The Sunday Times Peters Fraser & Dunlop Young Writer of the Year Award Shortlist 2016


Here it is! The shortlist for The Sunday Times Peters Fraser and Dunlop Young Writer of the Year Award 2016. The shortlisted books and writers are:

An Account of the Decline of the Great Auk, According to One Who Saw It by Jessie Greengrass

Physical by Andrew McMillan

Grief Is the Thing with Feathers by Max Porter

The Ecliptic by Benjamin Wood

Huge congratulations to the four shortlisted authors.

Generously sponsored by literary agency Peters Fraser + Dunlop, the prize is awarded annually to the best work of fiction, non-fiction or poetry by a British or Irish author aged between 18 and 35, and has gained attention and acclaim across the publishing industry and press. £5,000 is given to the overall winner and £500 to each of the three runners-up.

The shortlist was chosen by a judging panel comprised of acclaimed broadcaster James Naughtie, award winning historian Stella Tillyard, and The Sunday Times literary editor Andrew Holgate.

James Naughtie said: “These four authors have different voices, and they’re all original and powerful. No one could read this shortlist – whether one of the novels, the poems or the short stories – without feeling the presence of that talent. It springs from the pages. When you close the books you know you’re going to pick them up again and you also know, with certainty, that these writers are going to weave a lot of magic in years to come.”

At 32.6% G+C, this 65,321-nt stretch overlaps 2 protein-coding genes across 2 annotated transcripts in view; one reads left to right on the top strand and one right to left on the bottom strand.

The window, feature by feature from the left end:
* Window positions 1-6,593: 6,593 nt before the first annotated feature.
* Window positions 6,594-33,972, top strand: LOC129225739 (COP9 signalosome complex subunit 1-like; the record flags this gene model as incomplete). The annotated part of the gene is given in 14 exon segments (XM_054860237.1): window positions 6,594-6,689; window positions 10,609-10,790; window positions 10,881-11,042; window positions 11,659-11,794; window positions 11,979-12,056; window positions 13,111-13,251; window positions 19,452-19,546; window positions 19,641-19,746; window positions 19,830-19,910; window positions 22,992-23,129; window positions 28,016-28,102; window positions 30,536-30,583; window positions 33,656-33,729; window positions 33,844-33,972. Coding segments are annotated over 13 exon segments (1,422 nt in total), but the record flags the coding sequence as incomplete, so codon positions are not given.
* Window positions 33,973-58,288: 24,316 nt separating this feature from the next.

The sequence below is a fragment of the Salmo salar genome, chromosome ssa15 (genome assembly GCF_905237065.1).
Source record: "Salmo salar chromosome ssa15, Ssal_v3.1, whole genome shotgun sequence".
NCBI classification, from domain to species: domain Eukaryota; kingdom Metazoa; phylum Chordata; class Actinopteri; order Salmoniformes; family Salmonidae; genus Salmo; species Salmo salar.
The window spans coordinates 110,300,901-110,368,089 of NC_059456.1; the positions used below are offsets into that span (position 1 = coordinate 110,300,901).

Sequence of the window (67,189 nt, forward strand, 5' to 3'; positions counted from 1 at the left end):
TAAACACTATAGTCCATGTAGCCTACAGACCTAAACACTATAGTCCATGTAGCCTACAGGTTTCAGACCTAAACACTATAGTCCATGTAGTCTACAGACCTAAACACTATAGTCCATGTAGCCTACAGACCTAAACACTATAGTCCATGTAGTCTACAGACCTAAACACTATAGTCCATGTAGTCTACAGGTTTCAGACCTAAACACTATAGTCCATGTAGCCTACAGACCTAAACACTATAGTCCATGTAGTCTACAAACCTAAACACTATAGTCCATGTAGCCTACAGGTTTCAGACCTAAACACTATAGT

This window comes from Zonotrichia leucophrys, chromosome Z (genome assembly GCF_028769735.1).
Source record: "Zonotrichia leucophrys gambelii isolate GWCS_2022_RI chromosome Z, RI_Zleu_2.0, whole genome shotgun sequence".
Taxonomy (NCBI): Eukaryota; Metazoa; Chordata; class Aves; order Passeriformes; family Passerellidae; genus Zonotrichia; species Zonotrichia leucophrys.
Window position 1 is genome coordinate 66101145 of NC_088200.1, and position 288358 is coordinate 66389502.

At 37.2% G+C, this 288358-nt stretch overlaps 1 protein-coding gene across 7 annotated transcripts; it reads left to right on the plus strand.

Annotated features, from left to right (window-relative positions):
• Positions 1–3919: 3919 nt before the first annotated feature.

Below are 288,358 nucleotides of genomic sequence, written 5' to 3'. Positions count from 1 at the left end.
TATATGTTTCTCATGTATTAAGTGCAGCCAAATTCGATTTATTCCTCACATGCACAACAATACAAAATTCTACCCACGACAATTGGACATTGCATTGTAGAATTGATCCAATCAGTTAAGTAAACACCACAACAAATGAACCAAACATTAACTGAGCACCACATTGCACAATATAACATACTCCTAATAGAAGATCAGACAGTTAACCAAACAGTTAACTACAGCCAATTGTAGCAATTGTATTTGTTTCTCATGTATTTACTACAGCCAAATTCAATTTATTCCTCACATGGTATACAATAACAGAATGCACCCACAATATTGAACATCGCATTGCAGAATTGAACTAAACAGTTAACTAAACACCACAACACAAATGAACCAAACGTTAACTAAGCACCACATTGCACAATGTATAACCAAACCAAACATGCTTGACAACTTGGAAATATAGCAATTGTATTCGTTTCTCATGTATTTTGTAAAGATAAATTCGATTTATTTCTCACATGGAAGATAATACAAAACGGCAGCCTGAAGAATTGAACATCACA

Stella Tillyard said: “From a strong long-list we have chosen four books, each with a distinctive and original voice. These books are not only complete and new in themselves; they also show potential for the development of the writer and the genre. That’s a privilege and a thrill.”

Andrew Holgate said: “After the outstanding shortlist we came up with in 2015 for the relaunched Sunday Times / Peters Fraser + Dunlop Young Writer of the Year Award, I was, frankly, nervous about matching it this year. But I needn’t have worried. This is a sensationally strong list of books and writers, all of whom have a real future in literature, and any of whom as winner would stand comparison with the prize’s extraordinary list of past recipients.”

What’s interesting to me about the shortlist is that each book is a different form. An Account of the Decline of the Great Auk, According to One Who Saw It is a short story collection; Physical is a poetry collection; Grief Is the The Thing with Feathers is an experimental fiction novella, and The Ecliptic is a novel. Deciding how these different forms can be compared to each other is going to be a fascinating part of the judging process.

Obviously, however, I’m disappointed that the list is dominated by white males, especially after the 2015 shortlist was balanced both in terms of gender and PoC to white writers. What this means for my coverage of the prize is that I will review Jessie Greengrass’ short story collection and hopefully have some exciting extras around her book on this blog. Eric at Lonesome Reader and fellow shadow judge has kindly agreed to host my reviews of the other three books. We’re hoping you’ll follow and join in the discussions around the shortlisted titles. You can follow it on Twitter via the hashtag #YoungWriterAwardShadow.